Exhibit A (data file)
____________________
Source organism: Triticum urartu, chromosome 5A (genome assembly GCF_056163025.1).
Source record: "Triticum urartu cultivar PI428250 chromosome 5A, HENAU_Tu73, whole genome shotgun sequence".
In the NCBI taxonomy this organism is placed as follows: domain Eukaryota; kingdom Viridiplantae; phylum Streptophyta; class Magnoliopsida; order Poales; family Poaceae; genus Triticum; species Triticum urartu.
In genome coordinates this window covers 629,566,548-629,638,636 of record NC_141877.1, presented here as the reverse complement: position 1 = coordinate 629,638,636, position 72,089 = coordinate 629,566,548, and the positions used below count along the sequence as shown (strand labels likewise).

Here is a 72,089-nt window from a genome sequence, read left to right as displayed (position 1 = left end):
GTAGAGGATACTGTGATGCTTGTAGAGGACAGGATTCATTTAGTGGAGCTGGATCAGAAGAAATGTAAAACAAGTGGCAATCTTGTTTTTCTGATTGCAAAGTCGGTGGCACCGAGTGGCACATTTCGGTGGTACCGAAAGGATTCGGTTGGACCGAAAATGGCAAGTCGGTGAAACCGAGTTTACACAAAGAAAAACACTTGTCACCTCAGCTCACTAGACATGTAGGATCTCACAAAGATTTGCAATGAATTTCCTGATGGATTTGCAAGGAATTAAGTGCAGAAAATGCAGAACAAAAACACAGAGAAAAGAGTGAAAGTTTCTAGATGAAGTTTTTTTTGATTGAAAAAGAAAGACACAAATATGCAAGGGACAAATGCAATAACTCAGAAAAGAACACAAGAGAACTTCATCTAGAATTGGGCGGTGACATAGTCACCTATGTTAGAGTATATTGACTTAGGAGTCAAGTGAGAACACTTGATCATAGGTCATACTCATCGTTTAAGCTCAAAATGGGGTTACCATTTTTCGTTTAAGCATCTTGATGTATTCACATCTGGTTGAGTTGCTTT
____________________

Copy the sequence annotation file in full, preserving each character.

Source organism: Triticum urartu, chromosome 5A (genome assembly GCF_056163025.1).
Source record: "Triticum urartu cultivar PI428250 chromosome 5A, HENAU_Tu73, whole genome shotgun sequence".
In the NCBI taxonomy this organism is placed as follows: domain Eukaryota; kingdom Viridiplantae; phylum Streptophyta; class Magnoliopsida; order Poales; family Poaceae; genus Triticum; species Triticum urartu.
In genome coordinates this window covers 629,566,548-629,638,636 of record NC_141877.1, presented here as the reverse complement: position 1 = coordinate 629,638,636, position 72,089 = coordinate 629,566,548, and the positions used below count along the sequence as shown (strand labels likewise).

Here is a 72,089-nt window from a genome sequence, read left to right as displayed (position 1 = left end):
GTAGAGGATACTGTGATGCTTGTAGAGGACAGGATTCATTTAGTGGAGCTGGATCAGAAGAAATGTAAAACAAGTGGCAATCTTGTTTTTCTGATTGCAAAGTCGGTGGCACCGAGTGGCACATTTCGGTGGTACCGAAAGGATTCGGTTGGACCGAAAATGGCAAGTCGGTGAAACCGAGTTTACACAAAGAAAAACACTTGTCACCTCAGCTCACTAGACATGTAGGATCTCACAAAGATTTGCAATGAATTTCCTGATGGATTTGCAAGGAATTAAGTGCAGAAAATGCAGAACAAAAACACAGAGAAAAGAGTGAAAGTTTCTAGATGAAGTTTTTTTTGATTGAAAAAGAAAGACACAAATATGCAAGGGACAAATGCAATAACTCAGAAAAGAACACAAGAGAACTTCATCTAGAATTGGGCGGTGACATAGTCACCTATGTTAGAGTATATTGACTTAGGAGTCAAGTGAGAACACTTGATCATAGGTCATACTCATCGTTTAAGCTCAAAATGGGGTTACCATTTTTCGTTTAAGCATCTTGATGTATTCACATCTGGTTGAGTTGCTTT